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The Conference Board forecasts seller’s market for labor

May 01 2014

Unemployment in the United States — currently 6.7 percent and falling rapidly — will reach its “natural rate” of 5.5 percent by late 2015, according to a report released today by The Conference Board’s report entitled, “From a Buyer’s Market to a Seller’s Market.” The decline will continue past this benchmark; over the next 15 to 20 years, U.S. unemployment may even dip below 3.8 percent, the lowest rate recorded since the 1960s, the report finds.

“While our conclusions may seem unlikely today, they rest on a simple fact: nearly all baby boomers will be out of the job market by 2030,” said Gad Levanon, director of macroeconomic research at The Conference Board and a co-author of the report. “As working-age population expansion slows to a crawl, even modest job growth should steadily tighten the labor supply and force wages higher. In the short run, this will be good news for workers. But it could also become a major handicap on U.S. growth and competitiveness, which we must prepare for now.”

Among the report’s other key findings:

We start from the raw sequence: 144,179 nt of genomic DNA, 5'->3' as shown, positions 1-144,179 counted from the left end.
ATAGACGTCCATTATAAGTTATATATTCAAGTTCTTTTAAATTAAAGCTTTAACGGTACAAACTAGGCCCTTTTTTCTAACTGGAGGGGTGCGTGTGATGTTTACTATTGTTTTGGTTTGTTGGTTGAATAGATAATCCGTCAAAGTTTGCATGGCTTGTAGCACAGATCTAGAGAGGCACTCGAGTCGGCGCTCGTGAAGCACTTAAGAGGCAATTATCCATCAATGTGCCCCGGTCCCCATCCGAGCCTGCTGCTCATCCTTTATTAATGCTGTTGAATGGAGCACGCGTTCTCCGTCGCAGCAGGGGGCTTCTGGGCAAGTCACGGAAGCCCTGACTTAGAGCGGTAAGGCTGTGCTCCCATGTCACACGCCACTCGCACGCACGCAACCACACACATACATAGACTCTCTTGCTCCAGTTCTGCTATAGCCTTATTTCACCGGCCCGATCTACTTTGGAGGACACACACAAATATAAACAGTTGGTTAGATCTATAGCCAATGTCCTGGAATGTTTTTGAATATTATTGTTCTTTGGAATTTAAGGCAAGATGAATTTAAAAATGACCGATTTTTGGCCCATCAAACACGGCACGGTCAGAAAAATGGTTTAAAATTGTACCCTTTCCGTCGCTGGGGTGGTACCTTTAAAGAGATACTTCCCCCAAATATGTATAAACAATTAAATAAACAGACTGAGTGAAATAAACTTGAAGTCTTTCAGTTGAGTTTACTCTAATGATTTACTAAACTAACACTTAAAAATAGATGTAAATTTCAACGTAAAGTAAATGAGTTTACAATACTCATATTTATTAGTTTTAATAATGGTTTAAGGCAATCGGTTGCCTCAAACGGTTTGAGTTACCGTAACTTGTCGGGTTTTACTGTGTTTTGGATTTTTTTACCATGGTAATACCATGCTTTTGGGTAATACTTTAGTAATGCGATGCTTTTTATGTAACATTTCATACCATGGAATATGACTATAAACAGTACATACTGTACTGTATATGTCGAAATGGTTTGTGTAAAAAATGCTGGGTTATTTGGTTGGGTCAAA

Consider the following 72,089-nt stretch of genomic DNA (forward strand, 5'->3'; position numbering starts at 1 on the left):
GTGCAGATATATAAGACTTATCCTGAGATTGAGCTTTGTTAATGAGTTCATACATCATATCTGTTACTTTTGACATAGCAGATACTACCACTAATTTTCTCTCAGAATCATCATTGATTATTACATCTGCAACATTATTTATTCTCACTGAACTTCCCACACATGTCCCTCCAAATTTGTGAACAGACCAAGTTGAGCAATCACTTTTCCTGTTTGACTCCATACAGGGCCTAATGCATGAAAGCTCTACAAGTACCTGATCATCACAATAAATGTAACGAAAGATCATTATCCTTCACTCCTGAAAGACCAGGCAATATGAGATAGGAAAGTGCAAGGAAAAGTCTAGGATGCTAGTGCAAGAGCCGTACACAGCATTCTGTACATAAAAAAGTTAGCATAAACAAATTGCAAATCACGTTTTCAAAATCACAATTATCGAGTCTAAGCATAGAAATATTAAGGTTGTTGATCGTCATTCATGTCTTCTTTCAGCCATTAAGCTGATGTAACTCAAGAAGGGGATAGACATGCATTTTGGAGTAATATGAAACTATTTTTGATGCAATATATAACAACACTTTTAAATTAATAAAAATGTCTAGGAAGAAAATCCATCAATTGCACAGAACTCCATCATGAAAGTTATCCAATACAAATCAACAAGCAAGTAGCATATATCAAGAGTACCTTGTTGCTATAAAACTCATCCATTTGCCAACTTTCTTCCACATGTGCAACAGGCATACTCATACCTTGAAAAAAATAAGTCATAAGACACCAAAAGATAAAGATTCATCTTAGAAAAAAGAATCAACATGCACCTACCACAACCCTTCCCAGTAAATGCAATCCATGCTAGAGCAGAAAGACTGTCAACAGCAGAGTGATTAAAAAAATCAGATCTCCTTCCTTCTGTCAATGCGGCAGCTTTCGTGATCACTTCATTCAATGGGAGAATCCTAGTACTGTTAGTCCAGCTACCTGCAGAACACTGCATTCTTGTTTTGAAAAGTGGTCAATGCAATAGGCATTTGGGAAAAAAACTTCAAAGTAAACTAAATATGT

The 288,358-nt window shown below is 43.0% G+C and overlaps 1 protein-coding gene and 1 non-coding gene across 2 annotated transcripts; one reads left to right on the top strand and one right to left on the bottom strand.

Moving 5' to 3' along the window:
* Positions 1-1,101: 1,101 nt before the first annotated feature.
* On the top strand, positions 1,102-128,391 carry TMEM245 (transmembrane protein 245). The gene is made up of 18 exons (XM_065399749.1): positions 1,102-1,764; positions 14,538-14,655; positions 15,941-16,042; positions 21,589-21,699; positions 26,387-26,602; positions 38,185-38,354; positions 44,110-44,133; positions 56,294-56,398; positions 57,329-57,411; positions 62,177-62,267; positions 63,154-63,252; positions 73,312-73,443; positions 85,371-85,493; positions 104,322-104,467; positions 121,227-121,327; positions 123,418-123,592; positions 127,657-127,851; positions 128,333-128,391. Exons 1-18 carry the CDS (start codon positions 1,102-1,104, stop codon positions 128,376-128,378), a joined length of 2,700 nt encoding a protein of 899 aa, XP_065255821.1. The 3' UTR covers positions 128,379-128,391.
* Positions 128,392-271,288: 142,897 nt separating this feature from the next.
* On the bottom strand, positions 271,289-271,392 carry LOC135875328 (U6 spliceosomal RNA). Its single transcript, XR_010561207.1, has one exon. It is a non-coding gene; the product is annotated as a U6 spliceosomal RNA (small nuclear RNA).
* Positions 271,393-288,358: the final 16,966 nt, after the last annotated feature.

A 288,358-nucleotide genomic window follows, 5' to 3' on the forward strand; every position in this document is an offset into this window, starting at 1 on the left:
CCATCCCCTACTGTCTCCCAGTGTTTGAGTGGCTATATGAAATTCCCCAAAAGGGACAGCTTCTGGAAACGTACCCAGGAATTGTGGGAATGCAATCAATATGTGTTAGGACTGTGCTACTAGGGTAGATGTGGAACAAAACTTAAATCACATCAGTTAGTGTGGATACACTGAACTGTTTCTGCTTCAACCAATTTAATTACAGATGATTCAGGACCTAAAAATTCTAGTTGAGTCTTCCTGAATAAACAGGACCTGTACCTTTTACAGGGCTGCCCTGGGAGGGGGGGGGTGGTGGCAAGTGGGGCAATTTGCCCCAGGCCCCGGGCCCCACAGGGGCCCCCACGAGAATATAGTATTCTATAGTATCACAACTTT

• Most of the millions who left the active job market during the Great Recession are unlikely to return. Many are retired or disabled, while “skill erosion” has made others uncompetitive in the eyes of employers. Thus the official unemployment rate is a broadly accurate measure of slack in the labor market, not misleadingly low as many commentators argue.
  • Since 2009, unemployment decline has outpaced previous recoveries even as GDP growth lags behind. Meanwhile, wage growth, voluntary quit rate and employers’ difficulty in filling positions are all trending up, suggesting the transition to labor shortages is under way.
  • As baby boomer retirements mount, wage pressure will form a growing constraint on corporate profits and, ultimately, economic growth. Seeking to increase productivity and reduce costs, companies may raise prices and move operations to cheaper areas.
  • Impacts will vary widely across industries. Those in which older workers are concentrated — and which attract few skilled immigrants — will be at highest risk of labor shortages. These include law enforcement, plant operations, and rail and water transport. Conversely, relatively high numbers of young and foreign entrants should mitigate the effects on high-growth science and technology fields.
  • Immigration and productivity are open factors in general — a surge above trend growth for either could offset much of the demographic pressure currently projected.


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